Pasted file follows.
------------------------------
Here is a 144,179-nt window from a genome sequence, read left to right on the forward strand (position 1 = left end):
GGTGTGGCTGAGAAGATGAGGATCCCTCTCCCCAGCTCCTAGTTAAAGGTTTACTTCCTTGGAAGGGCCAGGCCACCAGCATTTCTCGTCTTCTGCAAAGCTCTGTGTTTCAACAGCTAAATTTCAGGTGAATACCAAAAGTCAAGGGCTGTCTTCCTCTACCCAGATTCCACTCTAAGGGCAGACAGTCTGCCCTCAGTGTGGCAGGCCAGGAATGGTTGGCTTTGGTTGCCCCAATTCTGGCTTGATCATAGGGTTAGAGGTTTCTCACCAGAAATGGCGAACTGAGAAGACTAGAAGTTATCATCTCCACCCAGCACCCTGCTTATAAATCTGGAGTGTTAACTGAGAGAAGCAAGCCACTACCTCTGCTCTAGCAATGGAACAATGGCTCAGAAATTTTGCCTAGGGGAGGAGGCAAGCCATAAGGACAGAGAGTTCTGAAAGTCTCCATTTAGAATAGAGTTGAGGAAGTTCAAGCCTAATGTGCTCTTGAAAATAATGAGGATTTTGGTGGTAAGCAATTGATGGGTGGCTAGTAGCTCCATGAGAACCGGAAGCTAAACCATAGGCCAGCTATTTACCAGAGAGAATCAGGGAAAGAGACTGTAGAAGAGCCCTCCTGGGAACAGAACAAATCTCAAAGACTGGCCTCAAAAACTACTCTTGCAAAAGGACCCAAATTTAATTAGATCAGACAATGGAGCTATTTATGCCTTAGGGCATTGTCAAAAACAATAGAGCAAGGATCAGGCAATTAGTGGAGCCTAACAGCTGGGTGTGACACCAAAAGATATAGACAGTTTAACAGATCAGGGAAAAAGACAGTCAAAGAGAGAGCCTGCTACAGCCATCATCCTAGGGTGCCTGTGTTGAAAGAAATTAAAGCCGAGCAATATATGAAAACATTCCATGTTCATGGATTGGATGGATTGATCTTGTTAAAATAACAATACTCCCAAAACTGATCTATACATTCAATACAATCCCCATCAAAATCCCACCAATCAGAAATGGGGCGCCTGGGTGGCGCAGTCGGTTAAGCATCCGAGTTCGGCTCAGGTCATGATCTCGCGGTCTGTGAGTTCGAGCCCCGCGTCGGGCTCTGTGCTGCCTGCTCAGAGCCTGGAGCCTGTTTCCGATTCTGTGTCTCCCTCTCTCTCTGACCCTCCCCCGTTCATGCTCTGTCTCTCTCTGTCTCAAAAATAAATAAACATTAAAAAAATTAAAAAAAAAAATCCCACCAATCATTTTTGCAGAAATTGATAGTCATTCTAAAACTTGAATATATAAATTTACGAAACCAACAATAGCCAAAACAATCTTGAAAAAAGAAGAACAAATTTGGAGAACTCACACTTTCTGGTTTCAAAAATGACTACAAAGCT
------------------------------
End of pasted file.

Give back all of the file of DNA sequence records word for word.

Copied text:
Here is a 144,179-nt window from a genome sequence, read left to right on the forward strand (position 1 = left end):
GGTGTGGCTGAGAAGATGAGGATCCCTCTCCCCAGCTCCTAGTTAAAGGTTTACTTCCTTGGAAGGGCCAGGCCACCAGCATTTCTCGTCTTCTGCAAAGCTCTGTGTTTCAACAGCTAAATTTCAGGTGAATACCAAAAGTCAAGGGCTGTCTTCCTCTACCCAGATTCCACTCTAAGGGCAGACAGTCTGCCCTCAGTGTGGCAGGCCAGGAATGGTTGGCTTTGGTTGCCCCAATTCTGGCTTGATCATAGGGTTAGAGGTTTCTCACCAGAAATGGCGAACTGAGAAGACTAGAAGTTATCATCTCCACCCAGCACCCTGCTTATAAATCTGGAGTGTTAACTGAGAGAAGCAAGCCACTACCTCTGCTCTAGCAATGGAACAATGGCTCAGAAATTTTGCCTAGGGGAGGAGGCAAGCCATAAGGACAGAGAGTTCTGAAAGTCTCCATTTAGAATAGAGTTGAGGAAGTTCAAGCCTAATGTGCTCTTGAAAATAATGAGGATTTTGGTGGTAAGCAATTGATGGGTGGCTAGTAGCTCCATGAGAACCGGAAGCTAAACCATAGGCCAGCTATTTACCAGAGAGAATCAGGGAAAGAGACTGTAGAAGAGCCCTCCTGGGAACAGAACAAATCTCAAAGACTGGCCTCAAAAACTACTCTTGCAAAAGGACCCAAATTTAATTAGATCAGACAATGGAGCTATTTATGCCTTAGGGCATTGTCAAAAACAATAGAGCAAGGATCAGGCAATTAGTGGAGCCTAACAGCTGGGTGTGACACCAAAAGATATAGACAGTTTAACAGATCAGGGAAAAAGACAGTCAAAGAGAGAGCCTGCTACAGCCATCATCCTAGGGTGCCTGTGTTGAAAGAAATTAAAGCCGAGCAATATATGAAAACATTCCATGTTCATGGATTGGATGGATTGATCTTGTTAAAATAACAATACTCCCAAAACTGATCTATACATTCAATACAATCCCCATCAAAATCCCACCAATCAGAAATGGGGCGCCTGGGTGGCGCAGTCGGTTAAGCATCCGAGTTCGGCTCAGGTCATGATCTCGCGGTCTGTGAGTTCGAGCCCCGCGTCGGGCTCTGTGCTGCCTGCTCAGAGCCTGGAGCCTGTTTCCGATTCTGTGTCTCCCTCTCTCTCTGACCCTCCCCCGTTCATGCTCTGTCTCTCTCTGTCTCAAAAATAAATAAACATTAAAAAAATTAAAAAAAAAAATCCCACCAATCATTTTTGCAGAAATTGATAGTCATTCTAAAACTTGAATATATAAATTTACGAAACCAACAATAGCCAAAACAATCTTGAAAAAAGAAGAACAAATTTGGAGAACTCACACTTTCTGGTTTCAAAAATGACTACAAAGCT